Lakefront Airport could lose control tower to Washington spending cuts

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wwltv.com

Posted on February 22, 2013 at 11:26 PM

Updated Friday, Feb 22 at 11:42 PM

Monica Hernandez / Eyewitness News
Email: mhernandez@wwltv.com | Twitter: @mhernandezwwl

NEW ORLEANS - The Lakefront Airport could lose it's air traffic control tower to big spending cuts in Washington.

It's on a Federal Aviation Administration list of control towers across the country that would potentially shut down if Congress and the White House can't strike a deal by this time next week in order to avoid $85 billion in spending cuts, $600 million of which would come from the FAA.           

On a typical day, the Lakefront Airport handles dozens of small planes and private jets. But it handles hundreds each day during major conventions and sporting events like the Super Bowl.
 
“[Super Bowl] game day we probably had well over 550 aircraft on the ground,” said Addie Fanguy, general manager of Landmark Aviation, one of three fixed based operators at the Lakefront Airport.
 
Fanguy believes the lack of an air traffic control tower could drive business away from the Lakefront Airport for safety reasons.
 
“It's a crucial safety factor. Controllers do a fantastic job here, and once it's uncontrolled, it's strictly pilots talking to each other over the same frequency,” he said.
 
If the control tower shuts down, that doesn't mean the airport will. Thousands of smaller airports operate without them. But it would mean pilots would have to coordinate landing and taking off amongst themselves. That could prove difficult during big events.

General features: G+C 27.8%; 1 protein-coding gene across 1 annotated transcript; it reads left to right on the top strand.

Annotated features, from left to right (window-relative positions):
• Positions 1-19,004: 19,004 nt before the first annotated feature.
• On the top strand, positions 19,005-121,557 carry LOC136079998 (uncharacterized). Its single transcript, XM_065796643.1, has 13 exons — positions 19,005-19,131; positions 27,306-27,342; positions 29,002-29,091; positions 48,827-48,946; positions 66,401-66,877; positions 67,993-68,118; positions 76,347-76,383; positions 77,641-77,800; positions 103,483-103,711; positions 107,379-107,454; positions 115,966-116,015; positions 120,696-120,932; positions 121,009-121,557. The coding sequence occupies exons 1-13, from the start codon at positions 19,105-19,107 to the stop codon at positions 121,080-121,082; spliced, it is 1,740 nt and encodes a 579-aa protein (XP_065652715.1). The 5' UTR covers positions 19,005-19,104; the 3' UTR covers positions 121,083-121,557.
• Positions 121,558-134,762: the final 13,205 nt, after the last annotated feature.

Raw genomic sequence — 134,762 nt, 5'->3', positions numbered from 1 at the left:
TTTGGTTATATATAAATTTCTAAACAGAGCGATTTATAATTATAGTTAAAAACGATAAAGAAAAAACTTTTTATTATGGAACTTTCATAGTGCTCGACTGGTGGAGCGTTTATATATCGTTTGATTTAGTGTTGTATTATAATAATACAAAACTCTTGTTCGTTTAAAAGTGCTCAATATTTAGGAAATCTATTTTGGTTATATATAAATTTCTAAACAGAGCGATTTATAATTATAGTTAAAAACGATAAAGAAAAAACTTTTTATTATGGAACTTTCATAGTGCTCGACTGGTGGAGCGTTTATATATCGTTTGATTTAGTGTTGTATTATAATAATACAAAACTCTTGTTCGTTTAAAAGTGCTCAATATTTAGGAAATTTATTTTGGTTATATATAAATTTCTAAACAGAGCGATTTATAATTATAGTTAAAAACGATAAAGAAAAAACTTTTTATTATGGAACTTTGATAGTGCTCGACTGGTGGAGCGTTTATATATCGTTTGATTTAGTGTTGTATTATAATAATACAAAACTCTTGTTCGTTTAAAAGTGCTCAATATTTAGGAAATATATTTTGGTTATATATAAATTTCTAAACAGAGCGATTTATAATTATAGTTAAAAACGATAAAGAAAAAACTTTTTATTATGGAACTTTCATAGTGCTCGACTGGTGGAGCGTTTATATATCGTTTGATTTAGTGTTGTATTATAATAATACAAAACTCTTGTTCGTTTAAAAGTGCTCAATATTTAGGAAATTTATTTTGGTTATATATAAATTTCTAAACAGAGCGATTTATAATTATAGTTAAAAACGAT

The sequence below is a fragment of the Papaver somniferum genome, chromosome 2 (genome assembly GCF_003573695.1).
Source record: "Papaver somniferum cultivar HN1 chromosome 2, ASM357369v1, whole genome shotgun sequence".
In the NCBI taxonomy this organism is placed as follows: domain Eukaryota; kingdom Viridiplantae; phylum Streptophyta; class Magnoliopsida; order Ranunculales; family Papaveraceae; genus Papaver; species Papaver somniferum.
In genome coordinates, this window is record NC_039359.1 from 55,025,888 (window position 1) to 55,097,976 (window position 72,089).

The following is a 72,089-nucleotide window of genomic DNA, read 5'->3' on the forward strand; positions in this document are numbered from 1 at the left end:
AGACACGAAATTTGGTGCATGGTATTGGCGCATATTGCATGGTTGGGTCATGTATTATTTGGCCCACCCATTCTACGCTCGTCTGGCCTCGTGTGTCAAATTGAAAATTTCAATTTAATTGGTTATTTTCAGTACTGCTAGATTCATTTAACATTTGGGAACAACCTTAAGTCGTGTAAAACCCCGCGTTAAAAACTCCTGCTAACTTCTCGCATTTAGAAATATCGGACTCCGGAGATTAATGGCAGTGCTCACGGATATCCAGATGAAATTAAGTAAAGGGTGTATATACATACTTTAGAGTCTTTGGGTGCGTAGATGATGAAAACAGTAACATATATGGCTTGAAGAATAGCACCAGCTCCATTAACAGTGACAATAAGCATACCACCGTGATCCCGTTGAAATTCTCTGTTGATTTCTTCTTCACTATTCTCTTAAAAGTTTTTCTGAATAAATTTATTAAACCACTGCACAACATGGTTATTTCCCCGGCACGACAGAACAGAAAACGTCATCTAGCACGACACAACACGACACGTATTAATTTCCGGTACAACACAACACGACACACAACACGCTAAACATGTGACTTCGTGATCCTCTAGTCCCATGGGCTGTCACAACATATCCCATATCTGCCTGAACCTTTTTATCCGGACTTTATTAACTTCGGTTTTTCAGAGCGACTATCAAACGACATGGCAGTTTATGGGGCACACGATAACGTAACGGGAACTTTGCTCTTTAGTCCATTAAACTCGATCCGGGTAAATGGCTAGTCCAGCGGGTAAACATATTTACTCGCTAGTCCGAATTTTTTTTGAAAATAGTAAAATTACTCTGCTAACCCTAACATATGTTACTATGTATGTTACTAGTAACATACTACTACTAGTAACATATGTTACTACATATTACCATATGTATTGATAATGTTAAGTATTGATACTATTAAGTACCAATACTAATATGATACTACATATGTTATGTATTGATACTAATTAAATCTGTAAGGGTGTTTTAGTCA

“The Super Bowl, without having a tower here, it would have been massive chaos,” said Fanguy.
 
The FAA says federal spending cuts could impact everyone who flies, even on commercial airlines. Officials say potential employee furloughs across the board would mean longer waits for things like security screenings.
 
“I just think that's going to be more frustrating,” said traveler Naomi Franklin of Mobile, AL.
 
“I think it's awful, I think it's bad enough as it is,” said Radomir Luza who was traveling from Los Angeles.
 
“We already have long enough lines and long enough waits and I just don't think we should have to sit and tolerate [it]. Well, we're talking about Congress too. That's a long enough wait to get them to respond and do anything,” said Debbie Griffin, of New Orleans.
 
FAA officials said the Lakefront Airport made it to the list of potential cuts because it had less than 150,000 flights last year. Meanwhile, they said commercial travelers likely won't feel the full impact until April, when furloughs would go into effect.

 

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